It is tempting when hearing about student performance on an international or national test is to assume they measure some monolithic mathematical ability. When a country is doing well on a test mathematical teaching is doing fine, and when a country is doing worse math teaching needs to be looked at and changed.
Additionally, it is contended any countries that are doing well should have their strategies mimicked and any countries doing badly should have their strategies avoided.
One issue with these thoughts is that the two major international tests — the TIMSS and PISA — measure rather different things. Whether a country is doing well or not may depend on what you think the goals of mathematics education are.
Here are some samples from PISA:
PISA Sample #1
PISA Sample #2
You are asked to design a new set of coins. All coins will be circular and coloured silver, but of different diameters.
Researchers have found out that an ideal coin system meets the following requirements:
· diameters of coins should not be smaller than 15 mm and not be larger than 45 mm.
· given a coin, the diameter of the next coin must be at least 30% larger.
· the minting machinery can only produce coins with diameters of a whole number of millimetres (e.g. 17 mm is allowed, 17.3 mm is not).
Design a set of coins that satisfy the above requirements. You should start with a 15 mm coin and your set should contain as many coins as possible.
PISA Sample #3
A seal has to breathe even if it is asleep in the water. Martin observed a seal for one hour. At the start of his observation, the seal was at the surface and took a breath. It then dove to the bottom of the sea and started to sleep. From the bottom it slowly floated to the surface in 8 minutes and took a breath again. In three minutes it was back at the bottom of the sea again. Martin noticed that this whole process was a very regular one.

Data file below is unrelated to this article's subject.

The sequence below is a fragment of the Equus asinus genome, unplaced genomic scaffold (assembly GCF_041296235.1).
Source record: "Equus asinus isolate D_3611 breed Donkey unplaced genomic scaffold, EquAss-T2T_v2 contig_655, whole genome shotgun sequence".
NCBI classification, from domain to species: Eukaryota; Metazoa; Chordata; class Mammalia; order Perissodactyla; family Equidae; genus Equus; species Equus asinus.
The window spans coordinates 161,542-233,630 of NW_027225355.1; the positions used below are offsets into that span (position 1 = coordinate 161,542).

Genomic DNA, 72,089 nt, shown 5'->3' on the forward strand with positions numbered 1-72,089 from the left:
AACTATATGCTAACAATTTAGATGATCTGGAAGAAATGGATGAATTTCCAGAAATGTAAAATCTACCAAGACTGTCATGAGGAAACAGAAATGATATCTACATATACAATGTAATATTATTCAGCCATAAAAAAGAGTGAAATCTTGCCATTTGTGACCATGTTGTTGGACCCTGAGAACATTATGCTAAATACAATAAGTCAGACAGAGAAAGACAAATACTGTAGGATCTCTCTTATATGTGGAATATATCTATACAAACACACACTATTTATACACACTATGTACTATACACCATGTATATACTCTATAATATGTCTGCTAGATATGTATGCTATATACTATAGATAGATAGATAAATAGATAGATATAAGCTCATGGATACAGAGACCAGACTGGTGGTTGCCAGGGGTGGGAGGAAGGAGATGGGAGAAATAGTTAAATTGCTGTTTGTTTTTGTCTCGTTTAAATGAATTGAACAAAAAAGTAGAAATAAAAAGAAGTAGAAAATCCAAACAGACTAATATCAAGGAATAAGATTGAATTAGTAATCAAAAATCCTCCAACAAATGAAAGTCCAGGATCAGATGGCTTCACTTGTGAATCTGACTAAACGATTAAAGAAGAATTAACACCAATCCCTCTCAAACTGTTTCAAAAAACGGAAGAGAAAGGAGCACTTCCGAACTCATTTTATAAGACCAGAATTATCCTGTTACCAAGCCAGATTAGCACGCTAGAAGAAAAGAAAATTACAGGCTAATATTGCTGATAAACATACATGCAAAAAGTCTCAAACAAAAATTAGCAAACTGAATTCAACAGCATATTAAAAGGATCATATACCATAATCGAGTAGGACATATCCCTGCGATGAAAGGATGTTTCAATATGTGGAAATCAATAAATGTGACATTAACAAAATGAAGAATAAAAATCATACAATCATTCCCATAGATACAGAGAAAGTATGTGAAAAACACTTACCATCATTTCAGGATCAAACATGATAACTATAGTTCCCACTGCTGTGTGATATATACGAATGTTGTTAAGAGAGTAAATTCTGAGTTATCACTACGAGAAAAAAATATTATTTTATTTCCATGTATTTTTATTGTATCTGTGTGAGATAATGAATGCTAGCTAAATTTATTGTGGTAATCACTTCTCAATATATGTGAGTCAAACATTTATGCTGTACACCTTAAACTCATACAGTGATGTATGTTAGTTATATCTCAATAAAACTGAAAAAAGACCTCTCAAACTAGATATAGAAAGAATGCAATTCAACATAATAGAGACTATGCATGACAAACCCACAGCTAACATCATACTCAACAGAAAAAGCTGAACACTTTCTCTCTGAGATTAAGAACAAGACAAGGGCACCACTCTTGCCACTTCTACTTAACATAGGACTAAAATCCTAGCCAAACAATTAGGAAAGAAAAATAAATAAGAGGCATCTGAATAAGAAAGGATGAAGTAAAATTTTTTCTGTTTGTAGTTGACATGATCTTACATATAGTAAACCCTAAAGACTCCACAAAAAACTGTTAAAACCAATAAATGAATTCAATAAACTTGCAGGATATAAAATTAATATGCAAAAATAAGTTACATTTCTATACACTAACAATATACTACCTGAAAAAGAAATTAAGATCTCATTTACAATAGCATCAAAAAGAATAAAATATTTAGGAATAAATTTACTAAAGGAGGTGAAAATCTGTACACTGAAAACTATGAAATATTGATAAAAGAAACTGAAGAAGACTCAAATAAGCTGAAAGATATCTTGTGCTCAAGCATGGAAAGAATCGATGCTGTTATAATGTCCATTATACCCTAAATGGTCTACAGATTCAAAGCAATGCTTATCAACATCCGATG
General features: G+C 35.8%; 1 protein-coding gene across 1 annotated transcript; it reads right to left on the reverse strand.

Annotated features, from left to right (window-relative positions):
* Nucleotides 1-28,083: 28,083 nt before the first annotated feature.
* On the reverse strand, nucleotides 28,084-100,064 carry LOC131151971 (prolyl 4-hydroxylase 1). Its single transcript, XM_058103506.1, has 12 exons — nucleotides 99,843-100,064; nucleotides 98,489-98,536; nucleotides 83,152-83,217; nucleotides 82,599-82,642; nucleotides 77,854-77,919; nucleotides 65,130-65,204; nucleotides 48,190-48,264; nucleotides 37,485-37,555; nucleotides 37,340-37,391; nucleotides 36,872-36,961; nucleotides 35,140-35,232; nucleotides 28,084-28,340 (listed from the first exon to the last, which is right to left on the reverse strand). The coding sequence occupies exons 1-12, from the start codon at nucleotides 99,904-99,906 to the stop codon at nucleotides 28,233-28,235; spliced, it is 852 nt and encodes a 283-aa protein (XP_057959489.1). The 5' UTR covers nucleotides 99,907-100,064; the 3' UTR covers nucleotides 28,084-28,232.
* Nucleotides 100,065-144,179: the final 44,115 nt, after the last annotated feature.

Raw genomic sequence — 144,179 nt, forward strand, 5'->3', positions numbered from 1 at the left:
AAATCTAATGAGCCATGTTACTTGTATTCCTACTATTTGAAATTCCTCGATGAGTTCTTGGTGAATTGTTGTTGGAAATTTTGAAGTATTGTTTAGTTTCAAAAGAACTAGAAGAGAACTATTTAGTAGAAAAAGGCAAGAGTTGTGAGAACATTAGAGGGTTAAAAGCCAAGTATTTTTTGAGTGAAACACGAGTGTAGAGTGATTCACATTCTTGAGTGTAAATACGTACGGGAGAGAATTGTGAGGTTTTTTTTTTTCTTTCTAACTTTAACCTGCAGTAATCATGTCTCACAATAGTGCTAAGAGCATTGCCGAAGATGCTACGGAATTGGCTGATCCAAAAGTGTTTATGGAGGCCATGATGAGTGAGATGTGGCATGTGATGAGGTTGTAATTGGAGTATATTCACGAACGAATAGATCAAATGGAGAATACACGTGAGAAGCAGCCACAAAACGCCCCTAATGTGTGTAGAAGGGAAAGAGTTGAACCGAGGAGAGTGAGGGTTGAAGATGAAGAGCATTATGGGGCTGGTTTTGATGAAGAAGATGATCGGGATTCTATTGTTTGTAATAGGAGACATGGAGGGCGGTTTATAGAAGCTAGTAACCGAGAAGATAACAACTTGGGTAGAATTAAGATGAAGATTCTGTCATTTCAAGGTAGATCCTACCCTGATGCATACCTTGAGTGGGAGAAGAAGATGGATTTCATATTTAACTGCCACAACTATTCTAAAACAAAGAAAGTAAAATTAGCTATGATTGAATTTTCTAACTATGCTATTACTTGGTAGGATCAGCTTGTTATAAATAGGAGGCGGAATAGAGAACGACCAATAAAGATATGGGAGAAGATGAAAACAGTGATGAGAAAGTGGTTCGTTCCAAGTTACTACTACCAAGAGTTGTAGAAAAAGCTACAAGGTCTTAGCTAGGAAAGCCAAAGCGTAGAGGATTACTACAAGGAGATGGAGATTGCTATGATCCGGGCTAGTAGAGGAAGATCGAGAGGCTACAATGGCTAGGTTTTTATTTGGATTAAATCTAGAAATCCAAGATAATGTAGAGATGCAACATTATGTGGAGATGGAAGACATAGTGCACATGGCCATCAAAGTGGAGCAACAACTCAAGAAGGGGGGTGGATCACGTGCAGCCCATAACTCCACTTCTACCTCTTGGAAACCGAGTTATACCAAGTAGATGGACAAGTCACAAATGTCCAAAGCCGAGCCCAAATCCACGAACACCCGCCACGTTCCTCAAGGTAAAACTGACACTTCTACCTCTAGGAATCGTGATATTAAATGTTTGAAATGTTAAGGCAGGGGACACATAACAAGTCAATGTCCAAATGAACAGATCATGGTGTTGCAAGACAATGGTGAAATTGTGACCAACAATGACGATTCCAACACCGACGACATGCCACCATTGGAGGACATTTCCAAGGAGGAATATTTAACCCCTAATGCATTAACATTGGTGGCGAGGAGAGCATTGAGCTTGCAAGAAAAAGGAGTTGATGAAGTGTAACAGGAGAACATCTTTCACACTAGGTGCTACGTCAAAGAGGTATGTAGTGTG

After one hour the seal was
a. At the Bottom
b. On its way up
d. On its way down
Here are samples of TIMSS questions:
TIMSS Sample #1
Brad wanted to find three consecutive whole numbers that add up to 81. He wrote the equation
(n – 1) + n + (n + 1) = 81
What does the n stand for?
A)The least of the three whole numbers.
B)The middle whole number.
C) The greatest of the three whole numbers.
D)The difference between the least and greatest of the three whole numbers.
TIMSS Sample #2
Which of these is equal to y^3?
A) y + y + y
B) y x y x y
D) y^2 + y
TIMSS Sample #3
To mix a certain color of paint, Alana combines 5 liters of red paint, 2 liters of blue paint, and 2 liters of yellow paint. What is the ratio of red paint to the total amount of paint?
The PISA tries to measure problem-solving, while the TIMSS focuses on computational skills.
This would all be a moot point if countries who did well on one test did well on the other but this is not always the case.
Possibly the most startling example is the United States, which scored below average in the 2012 PISA
but above average in the 2011 8th grade TIMSS, right next to Finland
This is partly explained by the US having more students in than any in the world “who thought of math as a set of methods to remember and who approached math by trying to memorize steps.”
The link above chastises the US for doing badly at the PISA without mentioning the TIMSS. It’s possible to find articles with reversed priorities. Consider this letter via some Finnish educators:
The mathematics skills of new engineering students have been systematically tested during years 1999-2004 at Turku polytechnic using 20 mathematical problems. One example of poor knowledge of mathematics is the fact that only 35 percent of the 2400 tested students have been able to do an elementary problem where a fraction is subtracted from another fraction and the difference is divided by an integer.
If one does not know how to handle fractions, one is not able to know algebra, which uses the same mathematical rules. Algebra is a very important field of mathematics in engineering studies. It was not properly tested in the PISA study. Finnish basic school pupils have not done well in many comparative tests in algebra (IEA 1981, Kassel 1994-96, TIMSS 1999).
That is, despite the apparently objective measure of picking some test or another as a comparison, doing so asks the question: what’s our goal in mathematics education?
(Continued in Canada’s math wars and bad use of the PISA.)